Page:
The Ness House

7647 Sanderling Road, Sarasota, Florida 34242 USA

The John Lambie “Lamolithic” House built in 1959 became The Ness House when renowned architect Tim Siebert performed the first remodel in 1971. Since then, this historic residence at The Sanderling Club on Siesta Key has been updated twice more. Read more about The Ness House and about Lamolithic construction.

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More about The Ness House

In 1959 when John Lambie originally created what became known as The Ness House for its original owners, Philip and Anne Ness, he showcased his innovative Lamolithic construction technology. He built steel forms on the site and essentially poured in the concrete house and then removed the molds. The result was a concrete slab with concrete walls and a concrete roof supported by steel columns. Read more about “What’s Lamolithic” (below).

About 10 years after building the house, the owners engaged Tim Siebert to effect the first remodel. The architect added a lacy concrete filigree as a surround for the house. Siebert described The Ness House as a tear down before his 1971 remodel, according to the Sarasota Herald-Tribune.

Later owners, Martha and Richard Althoff, reworked the interior applying arches and marble but left the exterior true to the Siebert design.

In 2008 along came Gabrielle and Dagan McCann, who rescued this example of Sarasota School of Architecture modernity. Once they stabilized the structure, they proceeded to restore its Mid-century Modern cred to a high-market masterpiece. In 2009, Sarasota County listed The Ness House on its Register of Historic Places.

The Ness House stands close by The Sanderling Beach Club and its cabanas designed by renowned architect Paul Rudolph. Speculation is that had The Ness House stood on the beach side of the road, it might have been destroyed in favor of a McMansion. Instead, its fate was to be purchased by people who preserved and modernized this historic residence.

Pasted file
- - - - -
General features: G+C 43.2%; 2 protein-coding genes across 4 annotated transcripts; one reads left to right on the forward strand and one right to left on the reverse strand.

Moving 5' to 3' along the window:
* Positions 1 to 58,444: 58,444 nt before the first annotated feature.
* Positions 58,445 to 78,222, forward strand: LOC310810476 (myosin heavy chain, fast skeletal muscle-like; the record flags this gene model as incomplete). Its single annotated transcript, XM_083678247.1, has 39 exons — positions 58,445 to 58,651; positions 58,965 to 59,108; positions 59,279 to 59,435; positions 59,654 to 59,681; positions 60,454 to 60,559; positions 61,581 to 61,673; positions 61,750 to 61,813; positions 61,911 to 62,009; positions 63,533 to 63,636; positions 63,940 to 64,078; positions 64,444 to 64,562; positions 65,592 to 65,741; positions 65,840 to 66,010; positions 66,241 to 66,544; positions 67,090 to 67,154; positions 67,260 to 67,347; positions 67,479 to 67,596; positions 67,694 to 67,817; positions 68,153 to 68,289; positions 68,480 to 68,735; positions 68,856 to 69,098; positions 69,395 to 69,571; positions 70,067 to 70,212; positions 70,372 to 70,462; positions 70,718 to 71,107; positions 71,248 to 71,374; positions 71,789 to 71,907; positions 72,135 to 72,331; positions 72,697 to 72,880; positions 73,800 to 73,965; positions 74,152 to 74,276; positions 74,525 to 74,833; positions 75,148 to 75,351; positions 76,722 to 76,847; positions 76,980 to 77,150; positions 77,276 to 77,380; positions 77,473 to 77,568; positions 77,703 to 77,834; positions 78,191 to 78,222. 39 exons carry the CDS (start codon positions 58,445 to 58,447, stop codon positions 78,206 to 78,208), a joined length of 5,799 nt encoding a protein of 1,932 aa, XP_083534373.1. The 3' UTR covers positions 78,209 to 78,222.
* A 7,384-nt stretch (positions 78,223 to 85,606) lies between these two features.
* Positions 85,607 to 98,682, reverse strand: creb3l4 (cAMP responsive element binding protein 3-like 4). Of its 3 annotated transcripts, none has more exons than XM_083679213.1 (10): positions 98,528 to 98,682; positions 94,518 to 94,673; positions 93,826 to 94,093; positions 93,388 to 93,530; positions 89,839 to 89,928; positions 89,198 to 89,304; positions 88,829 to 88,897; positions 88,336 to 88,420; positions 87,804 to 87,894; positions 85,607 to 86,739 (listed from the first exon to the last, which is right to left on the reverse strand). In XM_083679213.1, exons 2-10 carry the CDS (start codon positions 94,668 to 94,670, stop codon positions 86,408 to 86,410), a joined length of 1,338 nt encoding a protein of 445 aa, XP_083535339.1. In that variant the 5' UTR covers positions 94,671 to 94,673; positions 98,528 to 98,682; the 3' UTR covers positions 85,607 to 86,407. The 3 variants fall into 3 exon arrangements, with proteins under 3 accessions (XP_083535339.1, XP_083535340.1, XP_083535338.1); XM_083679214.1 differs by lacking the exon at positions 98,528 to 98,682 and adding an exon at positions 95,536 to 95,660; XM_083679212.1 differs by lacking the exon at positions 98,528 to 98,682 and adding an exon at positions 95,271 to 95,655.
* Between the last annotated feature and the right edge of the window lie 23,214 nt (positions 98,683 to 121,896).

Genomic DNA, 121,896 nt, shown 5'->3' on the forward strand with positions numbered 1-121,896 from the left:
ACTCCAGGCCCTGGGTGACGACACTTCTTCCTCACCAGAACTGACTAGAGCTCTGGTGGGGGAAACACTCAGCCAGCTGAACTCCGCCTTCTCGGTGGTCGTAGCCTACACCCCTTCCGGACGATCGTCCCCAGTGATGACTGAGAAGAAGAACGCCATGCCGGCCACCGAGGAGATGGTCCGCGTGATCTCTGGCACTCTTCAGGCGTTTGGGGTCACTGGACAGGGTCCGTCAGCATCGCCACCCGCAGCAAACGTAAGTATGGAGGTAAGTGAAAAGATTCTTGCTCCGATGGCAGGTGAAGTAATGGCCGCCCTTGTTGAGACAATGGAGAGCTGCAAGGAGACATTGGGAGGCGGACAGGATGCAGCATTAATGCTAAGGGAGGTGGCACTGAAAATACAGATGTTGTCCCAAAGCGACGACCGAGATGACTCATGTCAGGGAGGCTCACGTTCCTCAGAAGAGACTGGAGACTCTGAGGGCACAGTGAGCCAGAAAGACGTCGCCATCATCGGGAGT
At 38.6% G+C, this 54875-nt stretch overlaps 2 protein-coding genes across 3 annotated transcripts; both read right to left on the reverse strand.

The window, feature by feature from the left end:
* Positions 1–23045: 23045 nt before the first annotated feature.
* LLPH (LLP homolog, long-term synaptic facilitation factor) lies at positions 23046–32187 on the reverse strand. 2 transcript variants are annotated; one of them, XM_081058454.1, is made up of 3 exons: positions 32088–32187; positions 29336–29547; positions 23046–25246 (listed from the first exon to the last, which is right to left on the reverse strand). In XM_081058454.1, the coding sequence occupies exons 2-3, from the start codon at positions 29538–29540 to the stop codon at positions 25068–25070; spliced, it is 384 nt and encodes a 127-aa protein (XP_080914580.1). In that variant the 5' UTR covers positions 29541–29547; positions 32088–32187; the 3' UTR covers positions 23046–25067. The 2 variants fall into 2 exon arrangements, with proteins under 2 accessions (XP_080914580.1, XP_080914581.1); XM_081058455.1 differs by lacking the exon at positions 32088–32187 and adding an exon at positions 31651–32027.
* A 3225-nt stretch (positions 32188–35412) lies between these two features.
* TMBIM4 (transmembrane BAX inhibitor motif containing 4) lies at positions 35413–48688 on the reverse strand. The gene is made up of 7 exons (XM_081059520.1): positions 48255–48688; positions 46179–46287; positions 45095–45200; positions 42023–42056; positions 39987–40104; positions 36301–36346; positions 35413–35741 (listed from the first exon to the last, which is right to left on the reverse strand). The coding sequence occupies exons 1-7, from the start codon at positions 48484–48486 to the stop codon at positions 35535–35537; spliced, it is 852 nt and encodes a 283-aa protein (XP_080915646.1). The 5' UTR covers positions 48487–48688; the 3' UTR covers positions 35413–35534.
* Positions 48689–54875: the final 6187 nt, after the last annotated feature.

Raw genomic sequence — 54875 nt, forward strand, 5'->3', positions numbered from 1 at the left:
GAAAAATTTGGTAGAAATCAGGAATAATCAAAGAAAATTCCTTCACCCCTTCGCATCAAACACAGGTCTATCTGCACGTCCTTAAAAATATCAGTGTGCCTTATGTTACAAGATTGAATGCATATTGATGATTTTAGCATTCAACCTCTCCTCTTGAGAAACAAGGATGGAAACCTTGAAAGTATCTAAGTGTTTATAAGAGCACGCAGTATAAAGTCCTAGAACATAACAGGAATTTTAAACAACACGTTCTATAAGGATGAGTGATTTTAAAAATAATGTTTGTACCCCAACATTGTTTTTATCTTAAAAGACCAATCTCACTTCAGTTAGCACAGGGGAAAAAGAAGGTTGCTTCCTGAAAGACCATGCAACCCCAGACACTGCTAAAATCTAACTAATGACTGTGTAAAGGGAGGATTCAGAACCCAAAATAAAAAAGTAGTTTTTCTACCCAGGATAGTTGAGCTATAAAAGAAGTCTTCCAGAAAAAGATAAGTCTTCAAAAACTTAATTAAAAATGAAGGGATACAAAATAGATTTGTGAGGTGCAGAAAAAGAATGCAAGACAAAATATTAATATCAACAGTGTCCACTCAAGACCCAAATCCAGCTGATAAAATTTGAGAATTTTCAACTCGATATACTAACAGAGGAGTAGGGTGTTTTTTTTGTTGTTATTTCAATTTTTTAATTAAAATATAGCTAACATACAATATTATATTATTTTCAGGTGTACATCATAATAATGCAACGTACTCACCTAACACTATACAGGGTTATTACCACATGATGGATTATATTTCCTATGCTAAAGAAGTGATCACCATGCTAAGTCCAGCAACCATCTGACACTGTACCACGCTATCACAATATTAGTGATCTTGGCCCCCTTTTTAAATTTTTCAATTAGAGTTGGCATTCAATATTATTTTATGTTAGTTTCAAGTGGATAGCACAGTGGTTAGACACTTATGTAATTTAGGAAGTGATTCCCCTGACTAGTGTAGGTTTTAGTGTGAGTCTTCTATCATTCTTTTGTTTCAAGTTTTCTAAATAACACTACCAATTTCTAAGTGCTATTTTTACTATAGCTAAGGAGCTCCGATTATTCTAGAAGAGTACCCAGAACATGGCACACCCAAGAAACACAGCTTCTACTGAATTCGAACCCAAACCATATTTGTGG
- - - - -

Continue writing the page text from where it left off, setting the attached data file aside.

"Progress photo of 'Lambie Houses' on Siesta Key near Sarasota, Florida." on Siesta Key near Sarasota, Florida." photographed January 22, 1948 by Joseph Janney Steinmetz courtesy of State Archives of Florida, Florida Memory, http://www.floridamemory.com/items/show/246243


What’s Lamolithic?

When Frank Lloyd Wright’s Fallingwater made the cover of Time magazine in 1938, Sarasota architects took notice, especially when the president of nearby Florida Southern College commissioned Wright to design a exposed poured-concrete buildings for the campus.

Sarasota School of Architecture leaders Ralph Twitchell and Paul Rudolph collaborated with John Lambie to create a metal form system to develop poured-concrete walls and decks. Lambie dubbed the technology “lamolithic.” His company, Lamolithic Industries, built reusable steel forms and a concrete mixer.

The Lamolithic construction method showed that architects and builders could apply industrial materials to residential uses. The thinking was that poured-concrete buildings would resist the hazards that plagued Florida housing: termites, moisture and even hurricanes. Lamolithic concrete technology promised low maintenance fireproof materials as well as more open designs and larger glassed areas.

"View showing construction progress of 'Lambie Houses' on Siesta Key near Sarasota, Florida." photographed January 22, 1948 by Joseph Janney Steinmetz courtesy of State Archives of Florida, Florida Memory, http://www.floridamemory.com/items/show/246244

 

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